Arab states attack Yemen port key to feeding 8.4 million starving people

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The Security Council has strongly supported efforts by new United Nations special envoy Martin Griffiths to resume political negotiations and avoid a military escalation of the three-year-long conflict that has killed more than 10,000 people, displaced more than 2 million, and created the world's worst humanitarian crisis.

A Saudi-led coalition backing Yemen's exiled government began an assault named Operation Golden Victory Wednesday morning on Yemen's port city of Hodeida, a crucial battle in the 3-year-old conflict that aid agencies warned could push the Arab world's poorest country into further chaos.

Before dawn on Wednesday, convoys of vehicles appeared to be heading toward the rebel-held city, according to videos posted on social media. The sound of heavy, sustained gunfire could be heard clearly in the background.

Responding to the early stages of the attack-which began with an estimated 30 Saudi airstrikes within half an hour, guided by USA military intelligence-Win Without War wrote on Twitter that the attack is "a dark moment of shame for the United States". The Saudi-led coalition has been criticized for its airstrikes killing civilians.

Yemeni residents in the Red Sea port city of Hodeida say the Saudi-led coalition has dropped leaflets advising them to stay away from military and security points, and to stay in their homes, amid the coalition's assault.

Local military sources said hundreds of Yemeni fighters as well as tanks and military supplies from the UAE arrived on Monday to reinforce troops, including Emiratis and Sudanese, in al-Durayhmi, a rural area 10 km (6.21 miles) south of Hodeidah. They spoke on condition of anonymity as they weren't authorized to brief journalists. Yemeni forces backed by Saudi Arabia and the UAE massed around the key port city of Hodeida on June 13, 2018 in a bid to seize it from Iran-backed Houthi rebels.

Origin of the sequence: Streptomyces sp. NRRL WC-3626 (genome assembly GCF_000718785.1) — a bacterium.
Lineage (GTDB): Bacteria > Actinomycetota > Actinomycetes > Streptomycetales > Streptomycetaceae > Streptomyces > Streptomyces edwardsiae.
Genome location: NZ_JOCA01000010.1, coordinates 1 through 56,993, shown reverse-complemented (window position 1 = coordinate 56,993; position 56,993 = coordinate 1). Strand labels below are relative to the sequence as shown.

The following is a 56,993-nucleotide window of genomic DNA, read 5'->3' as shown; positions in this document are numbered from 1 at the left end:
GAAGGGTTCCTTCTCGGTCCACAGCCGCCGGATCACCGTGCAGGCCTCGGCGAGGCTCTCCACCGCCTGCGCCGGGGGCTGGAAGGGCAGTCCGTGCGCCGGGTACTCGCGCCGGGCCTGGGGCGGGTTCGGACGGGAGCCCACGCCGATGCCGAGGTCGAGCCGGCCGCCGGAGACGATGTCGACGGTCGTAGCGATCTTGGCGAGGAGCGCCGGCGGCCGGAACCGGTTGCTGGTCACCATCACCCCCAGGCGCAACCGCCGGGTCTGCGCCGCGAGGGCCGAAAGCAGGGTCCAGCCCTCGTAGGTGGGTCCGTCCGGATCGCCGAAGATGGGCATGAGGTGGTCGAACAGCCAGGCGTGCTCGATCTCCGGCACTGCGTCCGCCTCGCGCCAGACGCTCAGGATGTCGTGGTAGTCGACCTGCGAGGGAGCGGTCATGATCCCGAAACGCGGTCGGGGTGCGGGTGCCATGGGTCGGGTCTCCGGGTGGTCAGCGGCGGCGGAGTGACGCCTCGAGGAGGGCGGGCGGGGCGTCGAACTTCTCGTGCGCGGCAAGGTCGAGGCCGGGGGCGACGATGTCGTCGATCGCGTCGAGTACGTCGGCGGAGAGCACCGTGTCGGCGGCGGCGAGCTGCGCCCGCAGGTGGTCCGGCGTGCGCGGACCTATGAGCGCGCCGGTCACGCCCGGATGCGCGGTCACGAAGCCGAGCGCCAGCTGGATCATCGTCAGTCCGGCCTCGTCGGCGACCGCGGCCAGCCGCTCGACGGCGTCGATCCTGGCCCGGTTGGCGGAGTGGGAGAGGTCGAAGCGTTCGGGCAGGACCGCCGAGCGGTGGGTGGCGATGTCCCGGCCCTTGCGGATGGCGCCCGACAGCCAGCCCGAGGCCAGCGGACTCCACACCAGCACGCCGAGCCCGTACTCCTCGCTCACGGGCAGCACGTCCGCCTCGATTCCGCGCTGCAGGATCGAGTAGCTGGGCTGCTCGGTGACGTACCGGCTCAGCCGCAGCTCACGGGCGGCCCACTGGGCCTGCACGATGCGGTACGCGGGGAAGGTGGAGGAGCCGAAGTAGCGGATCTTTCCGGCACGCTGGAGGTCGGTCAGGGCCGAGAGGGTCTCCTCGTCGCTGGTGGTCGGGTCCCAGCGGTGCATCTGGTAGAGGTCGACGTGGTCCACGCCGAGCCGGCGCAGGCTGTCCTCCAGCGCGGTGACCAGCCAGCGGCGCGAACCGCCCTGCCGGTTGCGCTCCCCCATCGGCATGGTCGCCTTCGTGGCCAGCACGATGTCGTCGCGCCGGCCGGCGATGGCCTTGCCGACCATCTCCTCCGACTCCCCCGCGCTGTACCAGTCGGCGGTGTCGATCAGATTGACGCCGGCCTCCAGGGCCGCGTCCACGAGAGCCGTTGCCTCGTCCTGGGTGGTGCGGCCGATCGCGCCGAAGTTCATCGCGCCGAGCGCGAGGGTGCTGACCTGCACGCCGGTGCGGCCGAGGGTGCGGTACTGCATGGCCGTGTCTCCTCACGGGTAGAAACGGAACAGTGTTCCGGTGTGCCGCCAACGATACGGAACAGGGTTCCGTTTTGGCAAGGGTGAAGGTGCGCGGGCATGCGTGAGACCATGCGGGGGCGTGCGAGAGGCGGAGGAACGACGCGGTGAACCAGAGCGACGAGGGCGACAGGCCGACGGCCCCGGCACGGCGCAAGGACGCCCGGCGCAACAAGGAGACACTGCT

UAE Minister of State for International Cooperation Reem al-Hashimy said if the port was no longer under Houthi control then the coalition could ease controls aimed at denying arms to the group by doing away with inspections at the Saudi port of Jizan.

The Red Sea port is the only port under Houthi control, situated about 150km southwest of the capital, Sanaa.

The war in Yemen has become the UAE's deadliest conflict, with the young nation losing more than 100 soldiers since the Saudi-led coalition went to war against the Iran-allied Yemeni rebels in March 2015.

The United Nations pulled all of its global staff out of Hodeidah on Monday. Meanwhile, the UN and Western nations say Iran has supplied the Houthis with weapons from assault rifles up to the ballistic missiles they have fired deep into Saudi Arabia, including at the capital, Riyadh.

Hodeidah is now home to around 600,000 civilians, and around 80 percent of all humanitarian aid that flows into Yemen arrives at the city's port, which is now controlled by Houthi rebels.

Hodeidah, the only Yemeni port controlled by the Houthis, serves as a lifeline channeling food, medicines and other vital imports to the majority of Yemenis who live in Houthi-ruled territory.

Last week, a spokesperson for the White House National Security Council said the United States opposed any effort by the Emirates and Yemeni troops it backs to seize the city. We are concerned about missiles and shells.

Jolien Veldwijk, acting director for Care International in Yemen, told Al Jazeera that the port of Hudaida is crucial for aid agencies to be able to do their work. In August 2015, air strikes disabled four giant mobile cranes, drastically slowing the unloading of food until they were replaced by the U.S. - which supports the coalition - this January.

U.N. Secretary-General Antonio Guterres had said that U.N. envoy Martin Griffiths was in "intense negotiations" in an attempt to avoid a military confrontation.

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